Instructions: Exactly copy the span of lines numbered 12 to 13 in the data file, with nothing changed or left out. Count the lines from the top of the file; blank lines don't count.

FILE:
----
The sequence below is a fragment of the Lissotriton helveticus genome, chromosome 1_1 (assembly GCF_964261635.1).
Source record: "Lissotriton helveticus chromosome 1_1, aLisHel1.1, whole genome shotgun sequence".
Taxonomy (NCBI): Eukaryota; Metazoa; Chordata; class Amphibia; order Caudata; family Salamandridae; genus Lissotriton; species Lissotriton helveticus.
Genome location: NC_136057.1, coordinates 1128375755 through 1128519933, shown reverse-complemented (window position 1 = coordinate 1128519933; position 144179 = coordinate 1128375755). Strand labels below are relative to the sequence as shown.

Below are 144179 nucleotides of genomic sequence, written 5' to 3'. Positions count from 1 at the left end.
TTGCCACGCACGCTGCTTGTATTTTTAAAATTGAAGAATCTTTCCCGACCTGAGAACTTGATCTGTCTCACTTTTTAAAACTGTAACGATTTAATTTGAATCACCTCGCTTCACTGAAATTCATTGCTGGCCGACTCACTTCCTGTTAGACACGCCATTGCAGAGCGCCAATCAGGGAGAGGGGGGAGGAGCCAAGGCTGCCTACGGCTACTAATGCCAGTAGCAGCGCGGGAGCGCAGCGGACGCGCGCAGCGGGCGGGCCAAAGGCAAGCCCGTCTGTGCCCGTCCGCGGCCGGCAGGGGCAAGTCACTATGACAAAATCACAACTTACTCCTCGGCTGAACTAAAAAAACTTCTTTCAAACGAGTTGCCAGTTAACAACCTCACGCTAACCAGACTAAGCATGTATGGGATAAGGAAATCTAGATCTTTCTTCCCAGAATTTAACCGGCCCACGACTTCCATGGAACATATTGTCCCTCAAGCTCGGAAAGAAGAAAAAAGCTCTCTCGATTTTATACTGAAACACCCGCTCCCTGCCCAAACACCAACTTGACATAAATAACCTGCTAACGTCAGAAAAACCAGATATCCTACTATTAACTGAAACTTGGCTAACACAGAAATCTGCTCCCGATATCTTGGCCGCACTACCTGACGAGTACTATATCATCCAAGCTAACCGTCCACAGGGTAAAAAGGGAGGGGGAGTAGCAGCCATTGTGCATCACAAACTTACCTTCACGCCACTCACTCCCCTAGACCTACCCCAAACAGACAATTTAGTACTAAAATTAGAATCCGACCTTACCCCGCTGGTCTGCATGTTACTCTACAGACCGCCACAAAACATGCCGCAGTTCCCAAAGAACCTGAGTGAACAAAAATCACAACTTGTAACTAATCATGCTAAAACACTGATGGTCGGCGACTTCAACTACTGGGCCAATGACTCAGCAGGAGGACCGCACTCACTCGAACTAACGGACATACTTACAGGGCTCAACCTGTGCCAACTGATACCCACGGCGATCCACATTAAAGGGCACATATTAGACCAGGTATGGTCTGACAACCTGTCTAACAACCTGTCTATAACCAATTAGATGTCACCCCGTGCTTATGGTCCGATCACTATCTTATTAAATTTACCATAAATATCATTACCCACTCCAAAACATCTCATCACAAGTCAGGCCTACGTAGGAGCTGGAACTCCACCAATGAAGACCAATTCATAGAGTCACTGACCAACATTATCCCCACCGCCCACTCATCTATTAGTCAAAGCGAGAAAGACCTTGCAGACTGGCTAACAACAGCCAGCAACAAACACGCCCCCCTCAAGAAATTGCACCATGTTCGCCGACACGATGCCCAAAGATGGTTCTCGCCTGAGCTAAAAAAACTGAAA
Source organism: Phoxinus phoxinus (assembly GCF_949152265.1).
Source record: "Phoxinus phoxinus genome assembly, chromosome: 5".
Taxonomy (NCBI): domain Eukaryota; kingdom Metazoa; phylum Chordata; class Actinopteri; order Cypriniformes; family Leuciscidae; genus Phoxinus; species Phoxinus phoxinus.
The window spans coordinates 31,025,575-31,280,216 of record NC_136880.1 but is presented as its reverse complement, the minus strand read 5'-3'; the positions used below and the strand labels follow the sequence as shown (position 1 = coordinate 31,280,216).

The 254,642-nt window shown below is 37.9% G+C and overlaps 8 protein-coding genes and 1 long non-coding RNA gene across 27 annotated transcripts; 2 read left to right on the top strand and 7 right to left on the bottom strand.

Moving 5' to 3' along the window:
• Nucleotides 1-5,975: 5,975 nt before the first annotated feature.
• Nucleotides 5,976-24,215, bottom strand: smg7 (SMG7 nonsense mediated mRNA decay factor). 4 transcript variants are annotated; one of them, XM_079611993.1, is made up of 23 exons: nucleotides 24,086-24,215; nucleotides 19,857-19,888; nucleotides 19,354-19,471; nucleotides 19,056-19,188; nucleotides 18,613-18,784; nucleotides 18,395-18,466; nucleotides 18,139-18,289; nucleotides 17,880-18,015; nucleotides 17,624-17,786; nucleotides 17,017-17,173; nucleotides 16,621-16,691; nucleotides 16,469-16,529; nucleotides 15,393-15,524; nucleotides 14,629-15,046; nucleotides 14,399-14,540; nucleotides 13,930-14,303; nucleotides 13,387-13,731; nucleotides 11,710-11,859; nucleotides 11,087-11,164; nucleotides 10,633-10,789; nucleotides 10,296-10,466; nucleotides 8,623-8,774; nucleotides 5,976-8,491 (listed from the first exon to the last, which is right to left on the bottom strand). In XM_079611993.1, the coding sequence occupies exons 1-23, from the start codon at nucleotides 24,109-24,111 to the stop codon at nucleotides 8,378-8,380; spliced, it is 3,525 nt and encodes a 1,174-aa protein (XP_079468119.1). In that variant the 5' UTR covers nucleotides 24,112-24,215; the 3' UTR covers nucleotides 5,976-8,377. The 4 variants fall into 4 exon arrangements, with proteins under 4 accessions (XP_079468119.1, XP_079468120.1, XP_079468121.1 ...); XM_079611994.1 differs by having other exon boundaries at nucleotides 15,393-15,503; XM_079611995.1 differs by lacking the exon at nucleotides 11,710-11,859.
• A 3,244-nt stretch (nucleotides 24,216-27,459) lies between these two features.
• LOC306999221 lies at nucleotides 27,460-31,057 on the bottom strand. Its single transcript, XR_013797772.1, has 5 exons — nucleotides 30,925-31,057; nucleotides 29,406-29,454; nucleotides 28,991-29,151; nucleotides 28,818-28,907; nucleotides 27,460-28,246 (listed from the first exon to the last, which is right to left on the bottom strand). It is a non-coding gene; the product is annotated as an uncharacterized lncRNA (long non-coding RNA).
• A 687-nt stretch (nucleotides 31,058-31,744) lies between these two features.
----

Moving 5' to 3' along the window:
• Nucleotides 1-5,975: 5,975 nt before the first annotated feature.